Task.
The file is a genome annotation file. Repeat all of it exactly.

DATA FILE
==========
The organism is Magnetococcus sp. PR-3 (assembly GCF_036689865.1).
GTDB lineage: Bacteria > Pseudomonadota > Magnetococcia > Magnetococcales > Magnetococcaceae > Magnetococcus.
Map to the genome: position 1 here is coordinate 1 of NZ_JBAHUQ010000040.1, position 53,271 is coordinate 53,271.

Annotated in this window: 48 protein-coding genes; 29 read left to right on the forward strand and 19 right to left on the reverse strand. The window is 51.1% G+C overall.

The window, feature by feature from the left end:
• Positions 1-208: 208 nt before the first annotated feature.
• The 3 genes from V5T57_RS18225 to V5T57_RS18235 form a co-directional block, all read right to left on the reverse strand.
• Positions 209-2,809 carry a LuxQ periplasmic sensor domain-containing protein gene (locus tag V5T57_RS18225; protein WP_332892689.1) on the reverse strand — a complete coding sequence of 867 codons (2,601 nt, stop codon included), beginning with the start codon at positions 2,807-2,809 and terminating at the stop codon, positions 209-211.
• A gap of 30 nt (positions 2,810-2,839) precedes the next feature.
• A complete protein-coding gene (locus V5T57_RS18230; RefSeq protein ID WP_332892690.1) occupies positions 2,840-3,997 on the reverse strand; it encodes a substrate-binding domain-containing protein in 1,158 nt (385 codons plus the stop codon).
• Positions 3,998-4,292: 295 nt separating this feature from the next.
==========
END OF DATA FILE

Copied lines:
The organism is Magnetococcus sp. PR-3 (assembly GCF_036689865.1).
GTDB lineage: Bacteria > Pseudomonadota > Magnetococcia > Magnetococcales > Magnetococcaceae > Magnetococcus.
Map to the genome: position 1 here is coordinate 1 of NZ_JBAHUQ010000040.1, position 53,271 is coordinate 53,271.

Annotated in this window: 48 protein-coding genes; 29 read left to right on the forward strand and 19 right to left on the reverse strand. The window is 51.1% G+C overall.

The window, feature by feature from the left end:
• Positions 1-208: 208 nt before the first annotated feature.
• The 3 genes from V5T57_RS18225 to V5T57_RS18235 form a co-directional block, all read right to left on the reverse strand.
• Positions 209-2,809 carry a LuxQ periplasmic sensor domain-containing protein gene (locus tag V5T57_RS18225; protein WP_332892689.1) on the reverse strand — a complete coding sequence of 867 codons (2,601 nt, stop codon included), beginning with the start codon at positions 2,807-2,809 and terminating at the stop codon, positions 209-211.
• A gap of 30 nt (positions 2,810-2,839) precedes the next feature.
• A complete protein-coding gene (locus V5T57_RS18230; RefSeq protein ID WP_332892690.1) occupies positions 2,840-3,997 on the reverse strand; it encodes a substrate-binding domain-containing protein in 1,158 nt (385 codons plus the stop codon).
• Positions 3,998-4,292: 295 nt separating this feature from the next.